Part Four (“Religion and Society”) displays an exceptional set of studies in history and social sciences of Shamanism in Mongolia, of Islam and Christianity in Central Asia: Schlehe Judith, “Shamanism in Mongolia and in New Age Movements,” 283-96, bibliography, reviewed infra in No. 339; Babadjanov Bakhtiyar, Ghulmanov Sanjar, “Ritual Practice of Sufi Communities in Mavara’annahr (18th – 19th Centuries),” 297-308, bibliography, reviewed infra in No. 399; Wang Jianping, “Islam in Uighur Society as Recorded by Chinese Gazetteers in the Late Qing Dynasty,” 309-24, bibliography, reviewed infra in No. 429; Bellér-Hann Ildikó, “The Micro-Politics of a Pilgrimage,” 325-38, bibliography, reviewed infra in No. 515; Wilcke Caroline Antonia, “Spiritual Bonds — Symbols of the Hereafter: Gender Images in the Religious Practice of Women in Uzbekistan,” 339-54, bibliography, reviewed infra in No. 552. A short article is devoted to the Great Trek of a group of Mennonites from European Russia to Khiva in the early 1880s, and to their spiritual leader, the eschatological visionary Claas Epp Jr., until the community’s deportation from Khiva by the Soviet authorities in 1935. In this paper, the author has studied two sets of sources, Henri Moser’s papers in the Bern Historical Museum, and copies of two manuscripts given to him by former members of the Ak-Mechet’ community who had migrated to the frg. The article notably evokes the way Epp was remembered in the anniversary play performed in 1934 (Yaroshevski Dov, “Central Asian Context for the Khivan Mennonites Story,” 355-64, bibliography). This part is concluded by a short article on the progression of Christianity in Central Asia since the Perestroika period, with particular attention for the prevailing of the ethnic factor over religion as a vector of community affiliation in this specific region (Peyrouse Sébastien, “Between Politics and Religion: The Christian Movements in Post-Soviet Central Asia,” 365-72, bibliography).

Though apparently devoted to “Economy and Politics in Central Asia,” Part Five gives a large room to historical anthropology of Central Asian societies, most notably from the viewpoint of nomadic tradition and pastoral life. Such is the case of an evocation of the difference between Bedouin and Inner Asian nomadic traditions: The latter gave way to the formation of vast empires including sedentary populations and entities, but became settled themselves only in extreme situation. Arabs are credited of the achievement of “a higher cultural level” thanks to their partial settling (Zimonyi István, “Notes on the Differences between Bedouin and Inner Asiatic Nomadism,” 373-80, bibliography). A study on the Russian colonial period insists on the failure of Tsarist land legislation to open new land and resettle new contingents of Russian cultivators, and on the subsequent aggravation of tensions between the Russian and Kazakh populations, contributing to the outbreak of the 1916 riots in Central Asia (Kendirbai Gulnar, “The Struggle for Land on the Kazakh Steppe at the Beginning of the Twentieth Century,” 381-96, bibliography). Comparative case studies lead Peter Finke to observe the impact of Soviet state policies and on the present-day dissolution of collectives on the gradual differentiation of the ways of life among Kazakh and Kyrgyz pastoral groups along the twentieth century (“Contemporary Pastoralism in Central Asia,” 397-410, bibliography). A second set of articles deals much more specifically with international relations as they have been developing in and with Central Asia since independences. It begins with a rapid overview of the development of relations between Austria (including the OSCE) and Central Asia (Gürer Heidemaria, “Austria’s Relations with Central Asia,” 411-8), continues with an assessment of the absolute lack of impact of the OSCE in a country like Turkmenistan (Ullmann Paul, “Rule of Law, Human Rights and Democratisation in Turkmenistan: The Role of the osce,” 419-23) ― a comparative study with, for instance, Tajikistan, would have permitted the author to draw more optimistic perspectives. An analysis of the diplomacy of three Central Asian countries brings its author to conclude on the rapid erosion of the power of traditional interest groups inherited from the Soviet period and the gradual appearance of new protagonists, within and beside state institutions (Abazov Rafis, “Foreign Policy Making in Kazakhstan, the Kyrgyz Republic, and Uzbekistan,” 425-46, tab., bibliography). A study on the evolution of international relations in Central Asia since the end of the Soviet period insists on the extreme instability and unpredictability of this sphere, despite the continuity of political powers over the last two decades (Aydin Mustafa, “Eurasian Security and Geopolitics: Conflicts and Cooperation since the End of the Cold War,” 447-65, bibliography). The volume’s conclusive contribution is an overview of China’s instrumentation of Xinjiang for the expansion of her economic influence towards ex-Soviet Central Asia (Warikoo Kulbhushan, “Central Asia and China: The Changing Equations,” 467-80, tab., bibliography).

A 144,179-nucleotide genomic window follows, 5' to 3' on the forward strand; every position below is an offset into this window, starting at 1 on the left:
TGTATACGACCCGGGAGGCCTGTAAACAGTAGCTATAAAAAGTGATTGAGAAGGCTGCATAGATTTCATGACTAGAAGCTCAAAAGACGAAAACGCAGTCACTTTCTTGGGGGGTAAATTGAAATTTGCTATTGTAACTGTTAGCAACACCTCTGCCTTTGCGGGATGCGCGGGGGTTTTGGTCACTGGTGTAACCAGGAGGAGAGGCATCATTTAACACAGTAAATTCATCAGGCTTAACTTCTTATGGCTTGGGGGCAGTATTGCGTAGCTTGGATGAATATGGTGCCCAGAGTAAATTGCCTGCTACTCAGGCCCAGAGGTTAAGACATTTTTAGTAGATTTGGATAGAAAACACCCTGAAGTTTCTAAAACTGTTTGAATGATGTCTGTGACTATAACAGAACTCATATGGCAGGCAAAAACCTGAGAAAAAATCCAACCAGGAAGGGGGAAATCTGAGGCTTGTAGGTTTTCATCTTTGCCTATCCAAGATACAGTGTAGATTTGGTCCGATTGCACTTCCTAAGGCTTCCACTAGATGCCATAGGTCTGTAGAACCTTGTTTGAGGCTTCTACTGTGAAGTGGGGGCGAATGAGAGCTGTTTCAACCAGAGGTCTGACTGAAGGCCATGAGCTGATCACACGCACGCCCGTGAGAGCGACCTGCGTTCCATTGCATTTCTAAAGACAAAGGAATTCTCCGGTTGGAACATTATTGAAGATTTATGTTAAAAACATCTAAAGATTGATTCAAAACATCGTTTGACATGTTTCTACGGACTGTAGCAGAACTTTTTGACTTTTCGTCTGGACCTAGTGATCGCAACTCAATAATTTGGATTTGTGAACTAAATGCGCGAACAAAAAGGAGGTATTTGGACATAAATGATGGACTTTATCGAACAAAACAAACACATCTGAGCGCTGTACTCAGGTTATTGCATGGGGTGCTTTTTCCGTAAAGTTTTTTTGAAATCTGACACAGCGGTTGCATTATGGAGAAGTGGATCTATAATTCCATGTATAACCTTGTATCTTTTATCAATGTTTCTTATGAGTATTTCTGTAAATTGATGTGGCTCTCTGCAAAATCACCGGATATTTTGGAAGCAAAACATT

A kind of Zibaldone of Central Asian studies, this rich and extremely diverse volume offers instructive insights into a wide variety of ongoing researches, implemented in the most diverse institutions and parts of the world. An uneven combination of Western-style research articles and Soviet-style tezisy, it offers numerous perspectives for epistemological reflection of the state of the arts in an exceptionally rapidly developing field.

The Redaction
CER: II-1.3.B-59